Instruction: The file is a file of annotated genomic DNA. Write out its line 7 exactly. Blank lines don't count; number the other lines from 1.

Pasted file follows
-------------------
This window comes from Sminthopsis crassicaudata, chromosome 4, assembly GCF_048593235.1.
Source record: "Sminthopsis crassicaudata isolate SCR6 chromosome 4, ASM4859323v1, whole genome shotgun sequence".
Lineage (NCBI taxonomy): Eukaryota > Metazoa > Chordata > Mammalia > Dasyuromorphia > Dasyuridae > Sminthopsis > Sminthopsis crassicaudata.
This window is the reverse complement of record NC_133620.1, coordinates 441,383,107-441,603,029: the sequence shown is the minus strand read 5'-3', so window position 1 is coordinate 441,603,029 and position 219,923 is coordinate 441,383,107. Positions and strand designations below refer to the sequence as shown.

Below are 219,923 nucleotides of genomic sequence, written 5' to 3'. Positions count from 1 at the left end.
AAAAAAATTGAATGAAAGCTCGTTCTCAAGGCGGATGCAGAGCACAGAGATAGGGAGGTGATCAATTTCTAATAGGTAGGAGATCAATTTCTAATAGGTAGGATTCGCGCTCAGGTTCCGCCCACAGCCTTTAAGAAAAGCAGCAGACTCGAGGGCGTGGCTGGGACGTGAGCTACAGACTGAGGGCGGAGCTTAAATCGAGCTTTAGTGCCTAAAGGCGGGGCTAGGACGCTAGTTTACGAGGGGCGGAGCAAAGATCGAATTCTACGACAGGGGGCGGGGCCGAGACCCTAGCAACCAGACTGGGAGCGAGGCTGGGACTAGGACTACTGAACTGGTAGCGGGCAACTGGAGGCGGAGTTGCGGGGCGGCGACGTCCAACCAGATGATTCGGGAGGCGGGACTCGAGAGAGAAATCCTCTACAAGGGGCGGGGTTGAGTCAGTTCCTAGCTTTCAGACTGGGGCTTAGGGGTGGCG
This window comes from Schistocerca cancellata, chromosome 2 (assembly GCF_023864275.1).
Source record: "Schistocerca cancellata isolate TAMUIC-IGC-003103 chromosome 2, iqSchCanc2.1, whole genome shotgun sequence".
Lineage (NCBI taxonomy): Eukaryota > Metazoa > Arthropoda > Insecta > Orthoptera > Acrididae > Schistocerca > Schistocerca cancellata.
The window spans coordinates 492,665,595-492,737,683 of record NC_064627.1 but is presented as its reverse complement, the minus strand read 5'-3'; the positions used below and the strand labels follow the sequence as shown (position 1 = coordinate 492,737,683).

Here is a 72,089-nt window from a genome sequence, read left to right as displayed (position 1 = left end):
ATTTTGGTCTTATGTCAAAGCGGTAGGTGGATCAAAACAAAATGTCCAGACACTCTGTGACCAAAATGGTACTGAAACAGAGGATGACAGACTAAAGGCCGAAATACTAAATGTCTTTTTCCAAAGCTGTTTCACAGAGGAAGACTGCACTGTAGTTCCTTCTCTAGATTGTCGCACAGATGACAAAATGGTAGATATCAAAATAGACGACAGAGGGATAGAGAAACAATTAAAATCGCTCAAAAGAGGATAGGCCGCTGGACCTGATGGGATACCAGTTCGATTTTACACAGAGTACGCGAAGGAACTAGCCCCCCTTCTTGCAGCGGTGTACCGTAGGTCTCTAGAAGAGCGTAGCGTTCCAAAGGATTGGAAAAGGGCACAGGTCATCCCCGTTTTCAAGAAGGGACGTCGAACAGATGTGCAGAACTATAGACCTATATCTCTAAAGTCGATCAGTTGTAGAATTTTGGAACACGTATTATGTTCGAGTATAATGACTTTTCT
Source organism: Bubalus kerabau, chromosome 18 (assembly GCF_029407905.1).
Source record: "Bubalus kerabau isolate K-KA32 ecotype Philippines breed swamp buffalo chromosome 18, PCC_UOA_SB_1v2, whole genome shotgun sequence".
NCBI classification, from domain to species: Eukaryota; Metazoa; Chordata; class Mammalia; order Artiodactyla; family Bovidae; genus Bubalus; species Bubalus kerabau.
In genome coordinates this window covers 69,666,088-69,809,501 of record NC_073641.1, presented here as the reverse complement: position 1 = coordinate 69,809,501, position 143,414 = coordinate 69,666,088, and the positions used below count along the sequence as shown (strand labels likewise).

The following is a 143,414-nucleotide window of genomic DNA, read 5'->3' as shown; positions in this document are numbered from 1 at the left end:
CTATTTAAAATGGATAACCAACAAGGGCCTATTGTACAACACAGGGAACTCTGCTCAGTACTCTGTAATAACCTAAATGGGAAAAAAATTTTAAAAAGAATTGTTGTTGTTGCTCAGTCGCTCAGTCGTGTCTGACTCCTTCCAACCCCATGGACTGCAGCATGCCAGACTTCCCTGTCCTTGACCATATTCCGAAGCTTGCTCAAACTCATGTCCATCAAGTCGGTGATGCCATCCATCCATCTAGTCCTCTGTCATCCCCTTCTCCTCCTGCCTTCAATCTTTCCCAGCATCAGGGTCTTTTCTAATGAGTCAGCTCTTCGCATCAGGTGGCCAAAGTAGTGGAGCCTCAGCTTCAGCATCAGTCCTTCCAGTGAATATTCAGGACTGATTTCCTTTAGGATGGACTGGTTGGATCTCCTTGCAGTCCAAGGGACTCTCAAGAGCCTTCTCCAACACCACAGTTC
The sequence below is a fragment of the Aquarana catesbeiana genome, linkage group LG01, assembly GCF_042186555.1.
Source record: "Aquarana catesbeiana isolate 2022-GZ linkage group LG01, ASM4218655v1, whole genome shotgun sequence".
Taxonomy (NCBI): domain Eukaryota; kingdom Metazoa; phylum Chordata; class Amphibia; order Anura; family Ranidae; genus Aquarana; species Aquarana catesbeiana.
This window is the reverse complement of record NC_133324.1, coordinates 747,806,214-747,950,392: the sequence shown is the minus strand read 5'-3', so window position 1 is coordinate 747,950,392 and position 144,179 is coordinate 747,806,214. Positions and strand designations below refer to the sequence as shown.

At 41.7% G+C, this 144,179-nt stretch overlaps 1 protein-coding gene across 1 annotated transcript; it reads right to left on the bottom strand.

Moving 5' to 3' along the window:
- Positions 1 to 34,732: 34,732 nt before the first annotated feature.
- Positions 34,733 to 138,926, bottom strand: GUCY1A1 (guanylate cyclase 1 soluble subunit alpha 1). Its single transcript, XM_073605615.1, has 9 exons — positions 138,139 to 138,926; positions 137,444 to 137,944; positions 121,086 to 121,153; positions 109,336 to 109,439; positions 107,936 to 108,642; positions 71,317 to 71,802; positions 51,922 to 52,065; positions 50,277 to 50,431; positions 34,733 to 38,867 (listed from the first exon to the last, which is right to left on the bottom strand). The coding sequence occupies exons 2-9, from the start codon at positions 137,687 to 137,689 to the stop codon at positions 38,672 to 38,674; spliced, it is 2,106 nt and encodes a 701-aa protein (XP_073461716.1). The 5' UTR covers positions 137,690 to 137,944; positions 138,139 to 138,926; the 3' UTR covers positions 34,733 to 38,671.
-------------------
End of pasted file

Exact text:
This window comes from Schistocerca cancellata, chromosome 2 (assembly GCF_023864275.1).